Autism spectrum disorders in genetic syndromes: implications for diagnosis, intervention and understanding the wider autism spectrum disorder population
- MOSS J., HOWLIN P.
- Journal article citation:
- Journal of Intellectual Disability Research, 53(10), October 2009, pp.852-873.
There is growing interest in the association between autism spectrum disorders (ASDs), or ASD-related phenomenology, and a number genetically linked conditions. This systematic review examines the possibility of such an association in the following syndrome groups; Fragile X, Rett, Tuberous Sclerosis Complex, Down, Angelman, CHARGE, and Phenylketonuria. Special consideration is given to the role of intellectual disability (ID) in assessing the association. The first section looks specifically at the possible associations while the second section focuses on the clinical implications in terms of diagnosis and intervention, and the implication for conceptual and theoretical frameworks. Formal diagnostic assessments suggest an association between ASD and specific syndrome groups but detailed investigation reveals subtle but qualitative differences in the presentation of ASD-like phenomenology in particular groups. The degree of ID of the individual appears to play a part in the development and presentation of ASD-like characteristics but cannot solely account for the heightened prevalence of ASD characteristics in some specific syndromes. The authors suggest that caution is needed in interpreting the significance of superficial similarities between ASD and the behavioural phenotypes of certain genetically determined syndromes. However, recognition of ASD-like characteristics in individuals with genetic syndromes is crucial in ensuring that individuals receive appropriate support.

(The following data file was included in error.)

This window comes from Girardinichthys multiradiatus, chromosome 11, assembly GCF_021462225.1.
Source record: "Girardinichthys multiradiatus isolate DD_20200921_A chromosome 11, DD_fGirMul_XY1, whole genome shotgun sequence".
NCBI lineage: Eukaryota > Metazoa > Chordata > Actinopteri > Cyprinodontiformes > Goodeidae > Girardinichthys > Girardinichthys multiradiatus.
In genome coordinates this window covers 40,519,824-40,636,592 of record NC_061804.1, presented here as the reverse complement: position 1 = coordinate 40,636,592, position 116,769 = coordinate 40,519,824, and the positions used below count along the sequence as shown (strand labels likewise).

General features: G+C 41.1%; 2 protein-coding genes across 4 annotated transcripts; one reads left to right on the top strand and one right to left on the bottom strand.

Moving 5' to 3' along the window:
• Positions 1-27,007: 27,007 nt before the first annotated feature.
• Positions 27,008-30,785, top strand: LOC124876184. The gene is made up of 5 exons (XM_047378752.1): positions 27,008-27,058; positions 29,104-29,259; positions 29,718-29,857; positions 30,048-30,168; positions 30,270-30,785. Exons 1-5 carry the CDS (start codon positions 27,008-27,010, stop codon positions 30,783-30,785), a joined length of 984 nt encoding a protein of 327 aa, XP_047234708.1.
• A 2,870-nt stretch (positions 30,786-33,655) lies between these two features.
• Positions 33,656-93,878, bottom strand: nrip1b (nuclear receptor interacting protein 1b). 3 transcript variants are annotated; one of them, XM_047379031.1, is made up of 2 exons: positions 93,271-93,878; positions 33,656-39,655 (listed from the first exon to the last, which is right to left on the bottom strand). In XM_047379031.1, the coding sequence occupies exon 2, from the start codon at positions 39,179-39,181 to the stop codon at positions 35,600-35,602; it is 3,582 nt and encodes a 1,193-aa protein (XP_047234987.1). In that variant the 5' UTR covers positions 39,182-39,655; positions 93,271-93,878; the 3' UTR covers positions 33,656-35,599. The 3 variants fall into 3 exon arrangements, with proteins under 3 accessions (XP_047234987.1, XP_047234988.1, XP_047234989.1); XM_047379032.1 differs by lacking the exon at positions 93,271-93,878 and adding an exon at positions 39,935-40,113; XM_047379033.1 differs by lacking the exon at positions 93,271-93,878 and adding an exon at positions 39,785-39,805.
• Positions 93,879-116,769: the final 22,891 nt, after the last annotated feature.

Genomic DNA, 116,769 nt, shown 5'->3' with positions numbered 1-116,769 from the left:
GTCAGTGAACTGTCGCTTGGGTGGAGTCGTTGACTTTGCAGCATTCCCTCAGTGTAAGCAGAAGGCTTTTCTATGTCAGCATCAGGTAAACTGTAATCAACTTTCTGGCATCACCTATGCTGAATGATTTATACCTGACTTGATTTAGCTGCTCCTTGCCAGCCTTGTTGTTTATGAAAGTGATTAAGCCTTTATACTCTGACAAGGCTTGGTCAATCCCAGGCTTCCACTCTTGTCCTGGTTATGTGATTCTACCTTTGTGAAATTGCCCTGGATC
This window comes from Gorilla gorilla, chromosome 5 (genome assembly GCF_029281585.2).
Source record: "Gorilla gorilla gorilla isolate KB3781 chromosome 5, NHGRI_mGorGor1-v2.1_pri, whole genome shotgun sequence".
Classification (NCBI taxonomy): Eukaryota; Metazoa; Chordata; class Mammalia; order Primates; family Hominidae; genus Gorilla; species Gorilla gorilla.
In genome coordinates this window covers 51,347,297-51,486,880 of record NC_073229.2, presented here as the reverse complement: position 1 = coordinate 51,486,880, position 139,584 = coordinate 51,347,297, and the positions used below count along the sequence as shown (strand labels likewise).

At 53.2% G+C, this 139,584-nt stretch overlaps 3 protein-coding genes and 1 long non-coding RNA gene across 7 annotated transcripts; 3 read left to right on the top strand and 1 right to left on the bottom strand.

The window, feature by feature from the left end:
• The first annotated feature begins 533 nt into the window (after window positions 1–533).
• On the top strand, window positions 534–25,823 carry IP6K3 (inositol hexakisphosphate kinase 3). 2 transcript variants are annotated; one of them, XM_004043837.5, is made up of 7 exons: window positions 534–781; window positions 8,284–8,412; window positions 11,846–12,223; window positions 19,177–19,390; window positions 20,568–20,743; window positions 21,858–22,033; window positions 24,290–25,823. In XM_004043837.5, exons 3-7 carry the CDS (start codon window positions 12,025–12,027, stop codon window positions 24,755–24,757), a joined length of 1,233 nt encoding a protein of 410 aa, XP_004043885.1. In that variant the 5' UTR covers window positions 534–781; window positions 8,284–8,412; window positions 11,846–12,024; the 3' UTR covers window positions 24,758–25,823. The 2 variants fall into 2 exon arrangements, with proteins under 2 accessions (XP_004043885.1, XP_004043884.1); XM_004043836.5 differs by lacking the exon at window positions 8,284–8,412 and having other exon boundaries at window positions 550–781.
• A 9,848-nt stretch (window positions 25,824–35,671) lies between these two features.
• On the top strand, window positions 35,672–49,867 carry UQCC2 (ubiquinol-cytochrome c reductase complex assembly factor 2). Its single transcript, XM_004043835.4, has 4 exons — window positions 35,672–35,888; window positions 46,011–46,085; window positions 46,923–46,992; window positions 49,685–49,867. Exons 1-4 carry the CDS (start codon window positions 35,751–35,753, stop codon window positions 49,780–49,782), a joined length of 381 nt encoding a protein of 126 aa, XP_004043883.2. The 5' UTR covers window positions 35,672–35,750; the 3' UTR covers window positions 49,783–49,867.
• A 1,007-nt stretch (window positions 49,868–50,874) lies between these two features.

- Subject terms:
- learning disabilities, autistic spectrum conditions, diagnosis, genetics;
- Content type:
- systematic review
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